Feral children are those said to have been nurtured and reared by animals in the wild. Children who have wandered off and survived on their own and children who have been deliberately deprived of human contact may also be described as feral. These children are of interest to the scientific community because they may shed light on the origins of language and on the interrelation of culture and biology. There have been more than 40 recorded cases of children being reared by animals, from a 14th-century Hessian wolf child to such 20th-century cases as a gazelle boy in the Western Sahara and a wolf boy in Sultanpur, India. Most of the evidence for these cases, however, has been second-hand and lacking in essential detail, and no one case has afforded conclusive proof. Because feral children are often severely retarded when restored to human society, it is speculated that they are victims of autism who have been abandoned by their parents.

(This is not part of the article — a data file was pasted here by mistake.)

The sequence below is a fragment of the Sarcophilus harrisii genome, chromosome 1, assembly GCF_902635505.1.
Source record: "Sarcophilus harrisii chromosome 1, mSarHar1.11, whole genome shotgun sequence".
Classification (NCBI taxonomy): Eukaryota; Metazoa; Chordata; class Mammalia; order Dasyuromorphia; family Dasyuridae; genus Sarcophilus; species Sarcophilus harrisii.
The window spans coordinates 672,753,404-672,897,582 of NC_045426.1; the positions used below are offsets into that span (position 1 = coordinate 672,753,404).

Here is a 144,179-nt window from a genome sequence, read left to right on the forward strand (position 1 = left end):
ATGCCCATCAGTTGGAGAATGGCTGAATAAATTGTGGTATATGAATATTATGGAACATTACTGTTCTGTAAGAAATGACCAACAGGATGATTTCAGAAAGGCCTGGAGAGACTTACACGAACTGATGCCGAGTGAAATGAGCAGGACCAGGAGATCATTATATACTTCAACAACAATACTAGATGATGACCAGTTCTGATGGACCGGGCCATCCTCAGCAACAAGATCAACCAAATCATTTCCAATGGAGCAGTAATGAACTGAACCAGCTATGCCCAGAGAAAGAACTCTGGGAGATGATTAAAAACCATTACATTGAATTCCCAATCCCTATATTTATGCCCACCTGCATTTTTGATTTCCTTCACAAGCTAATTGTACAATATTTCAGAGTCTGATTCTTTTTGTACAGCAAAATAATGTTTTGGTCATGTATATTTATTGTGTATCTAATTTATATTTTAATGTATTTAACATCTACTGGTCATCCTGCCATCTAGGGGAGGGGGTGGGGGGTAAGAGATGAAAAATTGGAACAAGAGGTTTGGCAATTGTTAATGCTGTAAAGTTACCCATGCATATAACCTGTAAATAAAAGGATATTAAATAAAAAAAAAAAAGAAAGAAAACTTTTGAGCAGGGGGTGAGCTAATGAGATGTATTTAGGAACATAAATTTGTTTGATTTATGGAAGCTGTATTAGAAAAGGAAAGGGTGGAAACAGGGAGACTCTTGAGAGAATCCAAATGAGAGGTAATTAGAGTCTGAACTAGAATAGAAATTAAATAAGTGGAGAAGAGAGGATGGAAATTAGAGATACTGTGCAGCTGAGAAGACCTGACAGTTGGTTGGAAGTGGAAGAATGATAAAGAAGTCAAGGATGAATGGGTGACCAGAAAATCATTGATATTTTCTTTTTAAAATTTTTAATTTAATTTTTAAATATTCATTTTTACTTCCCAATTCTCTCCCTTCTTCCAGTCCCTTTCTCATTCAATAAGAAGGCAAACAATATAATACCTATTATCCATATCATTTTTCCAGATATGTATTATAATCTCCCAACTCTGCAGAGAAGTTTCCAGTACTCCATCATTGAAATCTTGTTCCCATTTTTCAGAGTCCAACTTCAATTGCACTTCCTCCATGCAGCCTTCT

The best documented account of feral children is that of the wolf children of Midnapore, India, who were dug out of a wolf den by an Anglican missionary, the Reverend J.A.L. Singh, in 1920. Singh claimed that he personally rescued the children after having seen them living with the wolves. Although the children developed some social skills and the rudiments of language, they never became completely normal, and they died young. There is, however, no way of knowing to what extend their limitations were a result of cultural deprivation.

Fictionalized accounts of feral children have recurred throughout history, from the legend of ROMULUS AND REMUS to the more recent fictions of Mowgli in Rudyard Kipling's JUNGLE BOOK (1894) and TARZAN OF THE APES in several works by Edgar Rice Burroughs. They have been the themes of the films The Wild Child (1970) by Francois Truffault and The Mystery of Kaspar Hauser (1974) by Werner Herzog. The latter, derived from the novel by Jakob Wasserman, is also based on a true case.